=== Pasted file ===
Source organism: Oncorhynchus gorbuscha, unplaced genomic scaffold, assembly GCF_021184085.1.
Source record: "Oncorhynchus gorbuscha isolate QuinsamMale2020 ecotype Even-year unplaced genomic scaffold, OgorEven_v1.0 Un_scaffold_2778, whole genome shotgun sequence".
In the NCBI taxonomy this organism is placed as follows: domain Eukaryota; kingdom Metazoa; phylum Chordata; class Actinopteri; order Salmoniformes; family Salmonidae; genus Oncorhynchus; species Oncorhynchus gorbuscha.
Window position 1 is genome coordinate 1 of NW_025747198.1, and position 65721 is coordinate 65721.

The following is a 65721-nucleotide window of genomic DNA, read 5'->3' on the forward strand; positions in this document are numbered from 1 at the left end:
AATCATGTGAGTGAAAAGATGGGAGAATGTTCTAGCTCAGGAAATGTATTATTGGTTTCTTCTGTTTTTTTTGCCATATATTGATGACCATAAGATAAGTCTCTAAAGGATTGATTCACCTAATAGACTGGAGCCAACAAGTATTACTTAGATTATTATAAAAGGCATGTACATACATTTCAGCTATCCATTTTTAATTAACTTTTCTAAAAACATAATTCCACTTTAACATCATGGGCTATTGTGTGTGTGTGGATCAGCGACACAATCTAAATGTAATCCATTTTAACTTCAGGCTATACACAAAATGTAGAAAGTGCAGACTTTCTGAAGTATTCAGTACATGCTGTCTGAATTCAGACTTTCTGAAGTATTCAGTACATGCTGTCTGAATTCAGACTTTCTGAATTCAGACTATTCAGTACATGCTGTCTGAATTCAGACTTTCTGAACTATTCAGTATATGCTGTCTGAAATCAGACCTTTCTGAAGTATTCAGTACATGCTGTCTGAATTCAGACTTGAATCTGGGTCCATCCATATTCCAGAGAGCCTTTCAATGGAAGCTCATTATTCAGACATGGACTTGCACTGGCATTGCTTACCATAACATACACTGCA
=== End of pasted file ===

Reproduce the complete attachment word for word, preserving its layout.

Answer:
Source organism: Oncorhynchus gorbuscha, unplaced genomic scaffold, assembly GCF_021184085.1.
Source record: "Oncorhynchus gorbuscha isolate QuinsamMale2020 ecotype Even-year unplaced genomic scaffold, OgorEven_v1.0 Un_scaffold_2778, whole genome shotgun sequence".
In the NCBI taxonomy this organism is placed as follows: domain Eukaryota; kingdom Metazoa; phylum Chordata; class Actinopteri; order Salmoniformes; family Salmonidae; genus Oncorhynchus; species Oncorhynchus gorbuscha.
Window position 1 is genome coordinate 1 of NW_025747198.1, and position 65721 is coordinate 65721.

The following is a 65721-nucleotide window of genomic DNA, read 5'->3' on the forward strand; positions in this document are numbered from 1 at the left end:
AATCATGTGAGTGAAAAGATGGGAGAATGTTCTAGCTCAGGAAATGTATTATTGGTTTCTTCTGTTTTTTTTGCCATATATTGATGACCATAAGATAAGTCTCTAAAGGATTGATTCACCTAATAGACTGGAGCCAACAAGTATTACTTAGATTATTATAAAAGGCATGTACATACATTTCAGCTATCCATTTTTAATTAACTTTTCTAAAAACATAATTCCACTTTAACATCATGGGCTATTGTGTGTGTGTGGATCAGCGACACAATCTAAATGTAATCCATTTTAACTTCAGGCTATACACAAAATGTAGAAAGTGCAGACTTTCTGAAGTATTCAGTACATGCTGTCTGAATTCAGACTTTCTGAAGTATTCAGTACATGCTGTCTGAATTCAGACTTTCTGAATTCAGACTATTCAGTACATGCTGTCTGAATTCAGACTTTCTGAACTATTCAGTATATGCTGTCTGAAATCAGACCTTTCTGAAGTATTCAGTACATGCTGTCTGAATTCAGACTTGAATCTGGGTCCATCCATATTCCAGAGAGCCTTTCAATGGAAGCTCATTATTCAGACATGGACTTGCACTGGCATTGCTTACCATAACATACACTGCA